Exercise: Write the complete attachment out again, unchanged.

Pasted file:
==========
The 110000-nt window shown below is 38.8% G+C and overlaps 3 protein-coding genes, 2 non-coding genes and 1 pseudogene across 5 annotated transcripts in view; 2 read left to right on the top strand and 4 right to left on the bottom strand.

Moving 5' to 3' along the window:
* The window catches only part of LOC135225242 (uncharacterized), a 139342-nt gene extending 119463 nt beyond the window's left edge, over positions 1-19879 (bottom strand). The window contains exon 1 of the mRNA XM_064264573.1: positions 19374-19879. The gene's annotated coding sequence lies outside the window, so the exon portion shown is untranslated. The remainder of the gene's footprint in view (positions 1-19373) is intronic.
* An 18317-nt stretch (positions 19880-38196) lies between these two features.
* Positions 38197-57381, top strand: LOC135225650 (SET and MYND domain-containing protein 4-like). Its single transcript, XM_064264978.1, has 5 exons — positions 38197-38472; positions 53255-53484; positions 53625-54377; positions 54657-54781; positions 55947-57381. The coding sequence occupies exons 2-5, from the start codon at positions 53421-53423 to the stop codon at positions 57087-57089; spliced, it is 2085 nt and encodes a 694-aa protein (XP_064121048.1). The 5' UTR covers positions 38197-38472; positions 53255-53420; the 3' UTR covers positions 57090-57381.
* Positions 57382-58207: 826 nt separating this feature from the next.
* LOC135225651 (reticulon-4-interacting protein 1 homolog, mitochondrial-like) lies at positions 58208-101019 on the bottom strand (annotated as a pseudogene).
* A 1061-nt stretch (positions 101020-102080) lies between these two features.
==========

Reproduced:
The 110000-nt window shown below is 38.8% G+C and overlaps 3 protein-coding genes, 2 non-coding genes and 1 pseudogene across 5 annotated transcripts in view; 2 read left to right on the top strand and 4 right to left on the bottom strand.

Moving 5' to 3' along the window:
* The window catches only part of LOC135225242 (uncharacterized), a 139342-nt gene extending 119463 nt beyond the window's left edge, over positions 1-19879 (bottom strand). The window contains exon 1 of the mRNA XM_064264573.1: positions 19374-19879. The gene's annotated coding sequence lies outside the window, so the exon portion shown is untranslated. The remainder of the gene's footprint in view (positions 1-19373) is intronic.
* An 18317-nt stretch (positions 19880-38196) lies between these two features.
* Positions 38197-57381, top strand: LOC135225650 (SET and MYND domain-containing protein 4-like). Its single transcript, XM_064264978.1, has 5 exons — positions 38197-38472; positions 53255-53484; positions 53625-54377; positions 54657-54781; positions 55947-57381. The coding sequence occupies exons 2-5, from the start codon at positions 53421-53423 to the stop codon at positions 57087-57089; spliced, it is 2085 nt and encodes a 694-aa protein (XP_064121048.1). The 5' UTR covers positions 38197-38472; positions 53255-53420; the 3' UTR covers positions 57090-57381.
* Positions 57382-58207: 826 nt separating this feature from the next.
* LOC135225651 (reticulon-4-interacting protein 1 homolog, mitochondrial-like) lies at positions 58208-101019 on the bottom strand (annotated as a pseudogene).
* A 1061-nt stretch (positions 101020-102080) lies between these two features.